Just like we learnt to dissect frogs in biology to learn what frogs are all about, here we dissect science blogs and find out what is happening within this sphere of cyberspace.
What is a science blog?
Who writes them? Who reads them?
What are the forms of communication used: facts / reports / opinion / critique / others?
How effective is it in public engagement with science?
All these questions are explored in an article which sampled 174 posts and 1409 comments from 11 science blogs.
Among the things in this study that stood out for me were:
Science blog readers: mostly from the scientific community or who have “some relationship with science”. This indicates there’s not as much public engagement in the form of non-scientists.
Too heterogeneous: wide variety of “writing and authoring models” that does not enable it to be labelled a genre on its own. The only similarity is some science content. This variety of “forms and content” becomes a challenge instead of an opportunity for public engagement in science.
“Water cooler” environment: these blogs are often a forum for light banter and trivial evaluations and arguments, more of a conversation you have with mates at a water cooler. Also presents a sense of community where a stranger (new person) may feel awkward to join.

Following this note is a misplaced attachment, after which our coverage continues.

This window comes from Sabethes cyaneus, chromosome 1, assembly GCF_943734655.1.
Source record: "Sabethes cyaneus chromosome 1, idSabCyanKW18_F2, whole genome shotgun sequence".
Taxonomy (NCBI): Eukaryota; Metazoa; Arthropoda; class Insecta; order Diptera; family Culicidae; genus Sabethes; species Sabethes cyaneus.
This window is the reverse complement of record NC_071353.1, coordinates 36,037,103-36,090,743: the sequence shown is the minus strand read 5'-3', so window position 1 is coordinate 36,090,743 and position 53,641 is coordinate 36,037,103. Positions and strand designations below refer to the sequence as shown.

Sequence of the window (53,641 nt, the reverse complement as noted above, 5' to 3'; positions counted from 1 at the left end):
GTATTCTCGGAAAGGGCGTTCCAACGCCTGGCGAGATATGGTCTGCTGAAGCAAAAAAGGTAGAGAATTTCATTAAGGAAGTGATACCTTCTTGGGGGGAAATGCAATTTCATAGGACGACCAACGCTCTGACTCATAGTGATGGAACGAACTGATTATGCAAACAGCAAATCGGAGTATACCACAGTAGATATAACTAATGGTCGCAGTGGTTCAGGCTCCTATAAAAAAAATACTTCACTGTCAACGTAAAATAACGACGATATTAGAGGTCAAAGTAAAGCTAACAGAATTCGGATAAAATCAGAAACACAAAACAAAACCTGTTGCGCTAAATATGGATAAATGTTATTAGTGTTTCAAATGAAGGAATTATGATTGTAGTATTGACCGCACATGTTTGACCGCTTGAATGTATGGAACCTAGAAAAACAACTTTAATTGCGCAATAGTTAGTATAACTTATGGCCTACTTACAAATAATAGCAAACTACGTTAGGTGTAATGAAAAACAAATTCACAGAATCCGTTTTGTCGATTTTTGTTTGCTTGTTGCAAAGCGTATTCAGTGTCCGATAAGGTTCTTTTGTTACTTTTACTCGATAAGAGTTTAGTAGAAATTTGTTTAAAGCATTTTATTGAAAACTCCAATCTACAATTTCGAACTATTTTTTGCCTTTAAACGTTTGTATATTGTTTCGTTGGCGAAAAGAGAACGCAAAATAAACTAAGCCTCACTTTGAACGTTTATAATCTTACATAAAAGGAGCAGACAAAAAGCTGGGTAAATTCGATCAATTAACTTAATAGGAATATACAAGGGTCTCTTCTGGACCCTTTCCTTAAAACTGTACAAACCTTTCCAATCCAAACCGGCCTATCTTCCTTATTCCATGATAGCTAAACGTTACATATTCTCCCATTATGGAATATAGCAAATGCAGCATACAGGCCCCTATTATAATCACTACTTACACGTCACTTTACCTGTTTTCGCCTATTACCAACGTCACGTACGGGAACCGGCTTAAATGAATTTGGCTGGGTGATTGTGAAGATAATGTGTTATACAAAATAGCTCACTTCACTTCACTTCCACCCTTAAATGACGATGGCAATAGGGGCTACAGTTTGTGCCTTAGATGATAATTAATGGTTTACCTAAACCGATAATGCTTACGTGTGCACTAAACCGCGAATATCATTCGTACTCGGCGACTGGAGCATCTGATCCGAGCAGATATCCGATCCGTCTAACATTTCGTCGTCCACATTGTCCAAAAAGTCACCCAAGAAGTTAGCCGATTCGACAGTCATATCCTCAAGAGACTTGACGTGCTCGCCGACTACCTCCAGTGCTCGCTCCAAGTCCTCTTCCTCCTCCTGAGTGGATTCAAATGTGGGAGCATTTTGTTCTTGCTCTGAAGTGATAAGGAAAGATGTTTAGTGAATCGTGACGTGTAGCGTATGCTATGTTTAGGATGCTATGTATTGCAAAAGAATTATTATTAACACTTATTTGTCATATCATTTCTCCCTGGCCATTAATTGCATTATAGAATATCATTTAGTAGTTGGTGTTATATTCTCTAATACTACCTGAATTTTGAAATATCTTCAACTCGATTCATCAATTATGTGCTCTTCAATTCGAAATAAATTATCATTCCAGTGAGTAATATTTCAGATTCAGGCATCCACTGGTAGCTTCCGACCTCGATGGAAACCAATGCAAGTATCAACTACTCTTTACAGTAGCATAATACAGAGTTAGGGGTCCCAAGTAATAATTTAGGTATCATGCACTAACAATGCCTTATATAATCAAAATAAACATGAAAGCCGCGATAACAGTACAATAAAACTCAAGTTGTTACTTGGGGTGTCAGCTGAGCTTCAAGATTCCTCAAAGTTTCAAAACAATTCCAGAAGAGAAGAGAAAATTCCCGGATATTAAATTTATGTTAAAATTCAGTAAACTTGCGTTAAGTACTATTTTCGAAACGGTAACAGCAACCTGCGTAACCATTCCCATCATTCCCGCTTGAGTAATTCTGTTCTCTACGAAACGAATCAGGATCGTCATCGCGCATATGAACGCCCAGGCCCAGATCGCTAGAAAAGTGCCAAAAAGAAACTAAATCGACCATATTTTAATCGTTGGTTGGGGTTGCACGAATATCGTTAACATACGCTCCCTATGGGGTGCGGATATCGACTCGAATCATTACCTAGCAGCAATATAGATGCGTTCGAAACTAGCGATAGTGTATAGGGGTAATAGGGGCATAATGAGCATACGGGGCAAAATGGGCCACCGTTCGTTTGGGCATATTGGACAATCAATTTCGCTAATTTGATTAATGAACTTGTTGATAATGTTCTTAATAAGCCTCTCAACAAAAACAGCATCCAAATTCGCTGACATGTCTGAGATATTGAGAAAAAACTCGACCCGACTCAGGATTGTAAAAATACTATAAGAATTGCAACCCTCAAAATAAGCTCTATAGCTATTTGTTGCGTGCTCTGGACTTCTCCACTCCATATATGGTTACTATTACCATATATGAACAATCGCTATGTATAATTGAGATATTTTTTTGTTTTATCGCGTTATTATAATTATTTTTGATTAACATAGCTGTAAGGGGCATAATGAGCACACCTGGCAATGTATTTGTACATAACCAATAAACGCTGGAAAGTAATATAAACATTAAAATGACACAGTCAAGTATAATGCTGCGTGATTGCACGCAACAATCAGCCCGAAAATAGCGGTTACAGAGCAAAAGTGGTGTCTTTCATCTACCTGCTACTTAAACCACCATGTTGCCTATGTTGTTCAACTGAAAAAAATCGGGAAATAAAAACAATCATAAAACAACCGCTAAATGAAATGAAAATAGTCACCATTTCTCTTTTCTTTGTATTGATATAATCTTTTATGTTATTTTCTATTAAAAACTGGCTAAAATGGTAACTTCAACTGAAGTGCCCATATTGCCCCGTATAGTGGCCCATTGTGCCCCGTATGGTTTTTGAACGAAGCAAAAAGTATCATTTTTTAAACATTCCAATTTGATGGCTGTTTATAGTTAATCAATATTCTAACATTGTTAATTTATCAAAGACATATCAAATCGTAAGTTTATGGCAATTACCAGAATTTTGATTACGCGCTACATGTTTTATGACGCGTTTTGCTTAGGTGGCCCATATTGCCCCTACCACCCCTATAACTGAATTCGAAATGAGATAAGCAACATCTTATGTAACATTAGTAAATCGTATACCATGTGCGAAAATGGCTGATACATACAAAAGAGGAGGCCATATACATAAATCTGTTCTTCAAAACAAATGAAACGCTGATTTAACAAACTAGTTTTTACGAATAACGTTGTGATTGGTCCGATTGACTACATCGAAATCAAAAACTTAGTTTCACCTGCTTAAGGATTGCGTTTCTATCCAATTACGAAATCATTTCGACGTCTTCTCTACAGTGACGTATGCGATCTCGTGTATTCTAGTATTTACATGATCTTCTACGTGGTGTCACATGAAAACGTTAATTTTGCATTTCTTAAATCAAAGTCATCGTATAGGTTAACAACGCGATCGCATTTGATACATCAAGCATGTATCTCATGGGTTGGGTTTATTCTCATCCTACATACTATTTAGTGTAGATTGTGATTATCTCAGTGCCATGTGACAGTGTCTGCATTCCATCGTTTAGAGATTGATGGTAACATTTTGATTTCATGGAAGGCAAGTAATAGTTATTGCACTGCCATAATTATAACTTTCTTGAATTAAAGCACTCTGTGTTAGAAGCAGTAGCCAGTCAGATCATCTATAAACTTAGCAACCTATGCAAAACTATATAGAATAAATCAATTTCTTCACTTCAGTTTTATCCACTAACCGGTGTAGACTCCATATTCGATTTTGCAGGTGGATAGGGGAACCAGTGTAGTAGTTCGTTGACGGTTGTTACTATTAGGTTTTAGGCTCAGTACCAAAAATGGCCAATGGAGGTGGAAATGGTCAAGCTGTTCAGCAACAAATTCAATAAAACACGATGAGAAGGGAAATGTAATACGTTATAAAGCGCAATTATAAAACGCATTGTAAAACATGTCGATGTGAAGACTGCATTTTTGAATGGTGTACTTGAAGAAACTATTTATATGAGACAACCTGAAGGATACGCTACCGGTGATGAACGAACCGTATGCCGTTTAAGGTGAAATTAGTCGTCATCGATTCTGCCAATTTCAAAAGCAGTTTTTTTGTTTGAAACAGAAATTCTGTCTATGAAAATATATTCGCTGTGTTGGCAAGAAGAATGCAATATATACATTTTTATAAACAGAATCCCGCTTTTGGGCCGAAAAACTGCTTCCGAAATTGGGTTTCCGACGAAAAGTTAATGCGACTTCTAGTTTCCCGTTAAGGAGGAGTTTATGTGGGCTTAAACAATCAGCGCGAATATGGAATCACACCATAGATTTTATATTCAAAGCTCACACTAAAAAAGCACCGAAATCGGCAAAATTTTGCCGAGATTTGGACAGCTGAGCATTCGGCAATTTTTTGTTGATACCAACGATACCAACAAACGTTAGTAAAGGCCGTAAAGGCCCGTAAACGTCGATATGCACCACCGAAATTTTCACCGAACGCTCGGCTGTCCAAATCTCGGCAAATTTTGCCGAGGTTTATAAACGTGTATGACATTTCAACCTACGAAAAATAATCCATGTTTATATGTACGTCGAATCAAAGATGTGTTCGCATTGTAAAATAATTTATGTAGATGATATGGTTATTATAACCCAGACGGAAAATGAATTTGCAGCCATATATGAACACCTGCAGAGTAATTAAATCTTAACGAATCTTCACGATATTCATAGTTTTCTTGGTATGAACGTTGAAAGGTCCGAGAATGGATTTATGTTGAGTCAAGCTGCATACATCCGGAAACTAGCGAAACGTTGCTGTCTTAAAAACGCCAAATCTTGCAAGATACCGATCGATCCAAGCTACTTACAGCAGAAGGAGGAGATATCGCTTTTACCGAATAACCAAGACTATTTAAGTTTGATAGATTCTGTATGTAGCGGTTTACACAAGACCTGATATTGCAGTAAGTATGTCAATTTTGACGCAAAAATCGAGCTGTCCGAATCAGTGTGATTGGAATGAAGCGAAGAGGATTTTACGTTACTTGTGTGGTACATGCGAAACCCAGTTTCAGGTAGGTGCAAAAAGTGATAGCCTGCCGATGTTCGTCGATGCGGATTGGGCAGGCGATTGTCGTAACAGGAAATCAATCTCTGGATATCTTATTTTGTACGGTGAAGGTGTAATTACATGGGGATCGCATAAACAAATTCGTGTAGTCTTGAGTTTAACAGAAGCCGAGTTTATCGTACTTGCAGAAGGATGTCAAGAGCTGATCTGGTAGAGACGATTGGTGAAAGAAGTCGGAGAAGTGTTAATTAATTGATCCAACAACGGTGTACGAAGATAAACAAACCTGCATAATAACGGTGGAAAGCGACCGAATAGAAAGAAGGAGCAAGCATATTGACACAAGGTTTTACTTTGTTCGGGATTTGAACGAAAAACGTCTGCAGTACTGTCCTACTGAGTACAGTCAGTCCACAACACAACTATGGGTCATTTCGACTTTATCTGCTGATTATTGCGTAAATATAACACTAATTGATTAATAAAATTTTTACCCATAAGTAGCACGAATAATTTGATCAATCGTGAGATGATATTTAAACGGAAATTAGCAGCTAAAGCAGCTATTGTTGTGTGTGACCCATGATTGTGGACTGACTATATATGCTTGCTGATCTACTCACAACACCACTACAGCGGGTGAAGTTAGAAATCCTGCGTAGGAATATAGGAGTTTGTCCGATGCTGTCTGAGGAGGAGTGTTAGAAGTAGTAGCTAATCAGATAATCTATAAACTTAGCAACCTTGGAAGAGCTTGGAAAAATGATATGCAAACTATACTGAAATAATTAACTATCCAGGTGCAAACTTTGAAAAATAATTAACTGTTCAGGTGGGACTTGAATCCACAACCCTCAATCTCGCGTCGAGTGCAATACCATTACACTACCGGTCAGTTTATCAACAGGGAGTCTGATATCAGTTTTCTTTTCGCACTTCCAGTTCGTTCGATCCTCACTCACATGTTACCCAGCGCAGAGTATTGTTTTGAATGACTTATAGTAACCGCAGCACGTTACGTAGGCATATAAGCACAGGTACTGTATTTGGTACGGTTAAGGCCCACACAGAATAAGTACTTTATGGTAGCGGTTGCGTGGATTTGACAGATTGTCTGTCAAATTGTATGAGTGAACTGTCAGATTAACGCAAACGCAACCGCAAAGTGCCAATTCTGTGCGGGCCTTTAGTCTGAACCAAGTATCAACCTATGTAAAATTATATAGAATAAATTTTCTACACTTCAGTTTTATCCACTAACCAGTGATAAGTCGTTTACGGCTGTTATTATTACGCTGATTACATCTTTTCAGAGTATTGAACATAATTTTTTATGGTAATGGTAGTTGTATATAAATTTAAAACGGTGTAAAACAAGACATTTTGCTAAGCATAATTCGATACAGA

Integrated effort: to make science blogs more effective the author suggests joint effort by scientists, journalists, educators and other stakeholders to encourage more meaningful participation
Why would you visit a science blog?
Apparently if you are not a scientist or have no background in science you most likely have never visited a science blog! Do you agree?
And if you are one, your visits to a science blog would be more for entertainment than for rational discussions, what do you think?
**would like to say a quick welcome to Tom (from Fitchburg, MA) 🙂 i wrote up this post way before i got to know you are following our class blog and what a coincidence that your blog is called “dissectingpublicscience.com”!!
Kouper, I. (2010) Science blogs and public engagement with science: practices, challenges and opportunities. Journal of Science Communication, 9(1): 1-10.
Water cooler image: http://www.flickr.com/photos/mainman/2799055684/?reg=1&src=sharev3